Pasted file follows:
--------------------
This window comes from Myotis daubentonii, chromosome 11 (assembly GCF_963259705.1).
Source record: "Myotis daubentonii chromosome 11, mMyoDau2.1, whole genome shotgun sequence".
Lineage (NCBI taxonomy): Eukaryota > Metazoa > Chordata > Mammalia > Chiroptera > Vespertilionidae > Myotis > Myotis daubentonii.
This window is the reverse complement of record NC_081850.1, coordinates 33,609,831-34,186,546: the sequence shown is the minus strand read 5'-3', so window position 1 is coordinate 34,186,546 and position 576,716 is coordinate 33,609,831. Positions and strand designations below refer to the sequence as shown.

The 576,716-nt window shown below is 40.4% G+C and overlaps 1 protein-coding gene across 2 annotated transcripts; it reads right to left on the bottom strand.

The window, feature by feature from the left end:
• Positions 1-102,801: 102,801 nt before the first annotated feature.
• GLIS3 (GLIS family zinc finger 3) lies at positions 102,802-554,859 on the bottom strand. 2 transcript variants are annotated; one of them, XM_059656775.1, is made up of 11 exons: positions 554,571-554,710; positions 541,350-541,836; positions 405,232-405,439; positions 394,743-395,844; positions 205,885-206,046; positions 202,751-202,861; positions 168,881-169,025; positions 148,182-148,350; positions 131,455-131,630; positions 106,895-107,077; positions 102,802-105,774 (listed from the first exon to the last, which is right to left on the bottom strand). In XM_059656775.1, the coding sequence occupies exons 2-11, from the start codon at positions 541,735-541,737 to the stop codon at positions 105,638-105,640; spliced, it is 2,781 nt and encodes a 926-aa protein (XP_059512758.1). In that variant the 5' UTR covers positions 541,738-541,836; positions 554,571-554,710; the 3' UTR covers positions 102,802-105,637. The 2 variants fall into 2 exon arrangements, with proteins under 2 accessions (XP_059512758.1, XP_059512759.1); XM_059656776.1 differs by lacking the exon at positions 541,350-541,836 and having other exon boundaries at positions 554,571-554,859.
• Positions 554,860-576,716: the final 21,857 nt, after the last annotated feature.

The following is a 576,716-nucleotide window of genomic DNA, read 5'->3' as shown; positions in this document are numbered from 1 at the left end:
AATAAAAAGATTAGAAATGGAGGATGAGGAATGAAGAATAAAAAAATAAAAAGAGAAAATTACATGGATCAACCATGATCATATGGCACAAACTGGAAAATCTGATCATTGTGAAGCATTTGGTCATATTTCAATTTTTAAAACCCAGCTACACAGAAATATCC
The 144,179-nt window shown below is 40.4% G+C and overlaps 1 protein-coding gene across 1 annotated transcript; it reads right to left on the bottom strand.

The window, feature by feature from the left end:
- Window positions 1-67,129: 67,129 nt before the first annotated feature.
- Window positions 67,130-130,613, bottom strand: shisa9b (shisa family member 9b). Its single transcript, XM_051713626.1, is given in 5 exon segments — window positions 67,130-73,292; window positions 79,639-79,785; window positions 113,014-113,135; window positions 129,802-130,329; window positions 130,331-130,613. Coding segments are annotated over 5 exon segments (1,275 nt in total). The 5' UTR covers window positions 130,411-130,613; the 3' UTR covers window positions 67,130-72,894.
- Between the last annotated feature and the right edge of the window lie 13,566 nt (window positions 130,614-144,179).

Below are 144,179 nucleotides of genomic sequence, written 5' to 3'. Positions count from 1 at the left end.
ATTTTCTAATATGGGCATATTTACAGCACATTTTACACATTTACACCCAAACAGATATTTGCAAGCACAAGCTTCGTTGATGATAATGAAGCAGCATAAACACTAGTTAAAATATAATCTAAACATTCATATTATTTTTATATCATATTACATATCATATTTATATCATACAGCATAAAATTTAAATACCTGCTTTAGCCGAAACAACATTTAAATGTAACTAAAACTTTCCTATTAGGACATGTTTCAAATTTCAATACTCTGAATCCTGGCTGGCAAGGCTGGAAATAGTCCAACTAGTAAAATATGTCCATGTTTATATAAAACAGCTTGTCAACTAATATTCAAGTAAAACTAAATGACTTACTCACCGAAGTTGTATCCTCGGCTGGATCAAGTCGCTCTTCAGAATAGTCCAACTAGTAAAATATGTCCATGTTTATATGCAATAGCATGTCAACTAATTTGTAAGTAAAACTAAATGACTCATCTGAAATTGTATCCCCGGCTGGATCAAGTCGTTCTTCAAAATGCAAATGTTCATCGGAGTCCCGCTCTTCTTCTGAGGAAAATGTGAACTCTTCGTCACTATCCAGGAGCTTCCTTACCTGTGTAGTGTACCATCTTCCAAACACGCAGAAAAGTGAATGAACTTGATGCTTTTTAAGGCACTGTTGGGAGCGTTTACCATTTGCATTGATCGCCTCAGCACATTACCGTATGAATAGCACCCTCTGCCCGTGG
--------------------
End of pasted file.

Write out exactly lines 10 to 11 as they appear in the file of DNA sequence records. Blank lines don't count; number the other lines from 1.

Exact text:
The following is a 576,716-nucleotide window of genomic DNA, read 5'->3' as shown; positions in this document are numbered from 1 at the left end:
AATAAAAAGATTAGAAATGGAGGATGAGGAATGAAGAATAAAAAAATAAAAAGAGAAAATTACATGGATCAACCATGATCATATGGCACAAACTGGAAAATCTGATCATTGTGAAGCATTTGGTCATATTTCAATTTTTAAAACCCAGCTACACAGAAATATCC